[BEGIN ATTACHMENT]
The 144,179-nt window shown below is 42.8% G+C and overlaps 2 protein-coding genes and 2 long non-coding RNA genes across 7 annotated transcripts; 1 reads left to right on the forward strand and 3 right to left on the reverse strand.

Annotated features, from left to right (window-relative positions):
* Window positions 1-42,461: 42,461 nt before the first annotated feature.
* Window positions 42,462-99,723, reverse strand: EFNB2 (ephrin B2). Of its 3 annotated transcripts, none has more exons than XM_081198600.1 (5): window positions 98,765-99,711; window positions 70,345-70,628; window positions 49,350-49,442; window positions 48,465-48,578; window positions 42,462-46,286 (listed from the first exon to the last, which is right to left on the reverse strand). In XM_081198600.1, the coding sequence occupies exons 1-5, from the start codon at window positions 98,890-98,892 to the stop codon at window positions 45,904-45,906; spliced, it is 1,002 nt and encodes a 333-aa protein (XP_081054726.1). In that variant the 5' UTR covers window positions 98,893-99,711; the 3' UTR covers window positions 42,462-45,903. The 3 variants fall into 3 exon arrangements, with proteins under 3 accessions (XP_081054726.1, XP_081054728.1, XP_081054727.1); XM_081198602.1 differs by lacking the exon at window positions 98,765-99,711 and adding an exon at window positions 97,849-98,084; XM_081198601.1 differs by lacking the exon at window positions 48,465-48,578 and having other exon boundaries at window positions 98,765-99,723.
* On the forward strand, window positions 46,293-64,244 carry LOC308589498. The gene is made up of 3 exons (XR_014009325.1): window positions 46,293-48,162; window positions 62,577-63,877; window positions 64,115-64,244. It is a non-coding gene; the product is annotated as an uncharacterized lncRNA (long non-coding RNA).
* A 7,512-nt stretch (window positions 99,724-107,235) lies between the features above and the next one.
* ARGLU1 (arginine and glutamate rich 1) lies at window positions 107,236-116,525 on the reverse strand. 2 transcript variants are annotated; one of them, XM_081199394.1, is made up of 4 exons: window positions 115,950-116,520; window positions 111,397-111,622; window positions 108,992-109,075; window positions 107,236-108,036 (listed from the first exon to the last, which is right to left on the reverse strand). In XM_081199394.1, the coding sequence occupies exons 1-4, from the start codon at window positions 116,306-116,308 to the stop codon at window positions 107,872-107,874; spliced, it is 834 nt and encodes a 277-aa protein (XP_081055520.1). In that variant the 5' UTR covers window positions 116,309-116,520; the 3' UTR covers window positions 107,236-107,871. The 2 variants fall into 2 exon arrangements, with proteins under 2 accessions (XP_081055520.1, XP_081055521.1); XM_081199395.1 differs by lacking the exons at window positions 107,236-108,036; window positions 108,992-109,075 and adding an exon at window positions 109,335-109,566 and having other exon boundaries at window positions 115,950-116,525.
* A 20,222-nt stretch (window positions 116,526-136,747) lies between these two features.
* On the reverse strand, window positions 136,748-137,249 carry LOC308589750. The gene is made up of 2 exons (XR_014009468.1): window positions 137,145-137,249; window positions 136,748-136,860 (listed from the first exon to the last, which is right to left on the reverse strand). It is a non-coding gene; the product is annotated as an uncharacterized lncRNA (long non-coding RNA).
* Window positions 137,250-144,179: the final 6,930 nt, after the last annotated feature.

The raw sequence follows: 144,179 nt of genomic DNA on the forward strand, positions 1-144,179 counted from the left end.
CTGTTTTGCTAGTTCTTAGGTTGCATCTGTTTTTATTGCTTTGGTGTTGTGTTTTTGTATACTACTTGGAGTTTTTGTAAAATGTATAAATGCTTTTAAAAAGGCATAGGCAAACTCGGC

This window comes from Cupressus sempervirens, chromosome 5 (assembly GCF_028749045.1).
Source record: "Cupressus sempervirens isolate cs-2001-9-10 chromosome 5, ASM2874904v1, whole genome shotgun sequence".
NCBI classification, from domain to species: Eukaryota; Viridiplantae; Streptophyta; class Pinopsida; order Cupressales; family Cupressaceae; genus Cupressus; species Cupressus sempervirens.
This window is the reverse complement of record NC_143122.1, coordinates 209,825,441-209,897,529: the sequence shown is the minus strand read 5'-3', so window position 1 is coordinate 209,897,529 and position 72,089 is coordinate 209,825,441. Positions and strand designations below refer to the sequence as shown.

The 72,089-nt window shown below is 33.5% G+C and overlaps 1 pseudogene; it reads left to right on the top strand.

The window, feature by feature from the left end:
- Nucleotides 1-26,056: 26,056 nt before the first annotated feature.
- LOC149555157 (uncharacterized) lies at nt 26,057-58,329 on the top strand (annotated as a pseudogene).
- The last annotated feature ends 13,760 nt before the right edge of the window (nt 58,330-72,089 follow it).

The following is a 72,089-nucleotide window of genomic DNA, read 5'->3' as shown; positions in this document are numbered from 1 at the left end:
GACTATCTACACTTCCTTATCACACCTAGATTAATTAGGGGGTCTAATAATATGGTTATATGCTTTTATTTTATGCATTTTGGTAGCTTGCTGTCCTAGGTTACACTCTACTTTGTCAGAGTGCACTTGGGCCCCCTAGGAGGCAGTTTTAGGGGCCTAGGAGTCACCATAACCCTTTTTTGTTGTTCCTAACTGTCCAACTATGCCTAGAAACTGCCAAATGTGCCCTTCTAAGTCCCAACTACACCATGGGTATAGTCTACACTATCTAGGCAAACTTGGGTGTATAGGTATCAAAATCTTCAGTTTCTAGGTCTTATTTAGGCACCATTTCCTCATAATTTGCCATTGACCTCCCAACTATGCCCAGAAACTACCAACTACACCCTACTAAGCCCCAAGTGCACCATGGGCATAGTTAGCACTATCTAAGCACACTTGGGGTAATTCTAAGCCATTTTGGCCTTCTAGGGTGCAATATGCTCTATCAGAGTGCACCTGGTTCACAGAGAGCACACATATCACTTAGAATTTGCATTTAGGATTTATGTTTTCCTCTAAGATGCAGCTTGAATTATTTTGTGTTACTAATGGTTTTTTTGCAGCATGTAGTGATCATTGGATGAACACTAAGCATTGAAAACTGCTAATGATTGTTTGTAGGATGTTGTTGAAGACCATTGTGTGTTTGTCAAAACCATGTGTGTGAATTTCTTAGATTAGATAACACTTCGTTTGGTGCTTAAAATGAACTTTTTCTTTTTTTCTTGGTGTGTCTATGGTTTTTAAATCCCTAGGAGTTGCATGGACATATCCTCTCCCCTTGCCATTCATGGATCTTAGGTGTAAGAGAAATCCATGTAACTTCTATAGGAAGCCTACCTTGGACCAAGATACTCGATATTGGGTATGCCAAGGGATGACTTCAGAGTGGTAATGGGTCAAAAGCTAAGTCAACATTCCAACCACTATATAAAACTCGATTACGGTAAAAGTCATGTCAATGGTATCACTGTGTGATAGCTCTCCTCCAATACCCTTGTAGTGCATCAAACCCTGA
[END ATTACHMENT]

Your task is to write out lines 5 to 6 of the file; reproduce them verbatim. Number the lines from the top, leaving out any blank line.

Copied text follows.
* On the forward strand, window positions 46,293-64,244 carry LOC308589498. The gene is made up of 3 exons (XR_014009325.1): window positions 46,293-48,162; window positions 62,577-63,877; window positions 64,115-64,244. It is a non-coding gene; the product is annotated as an uncharacterized lncRNA (long non-coding RNA).
* A 7,512-nt stretch (window positions 99,724-107,235) lies between the features above and the next one.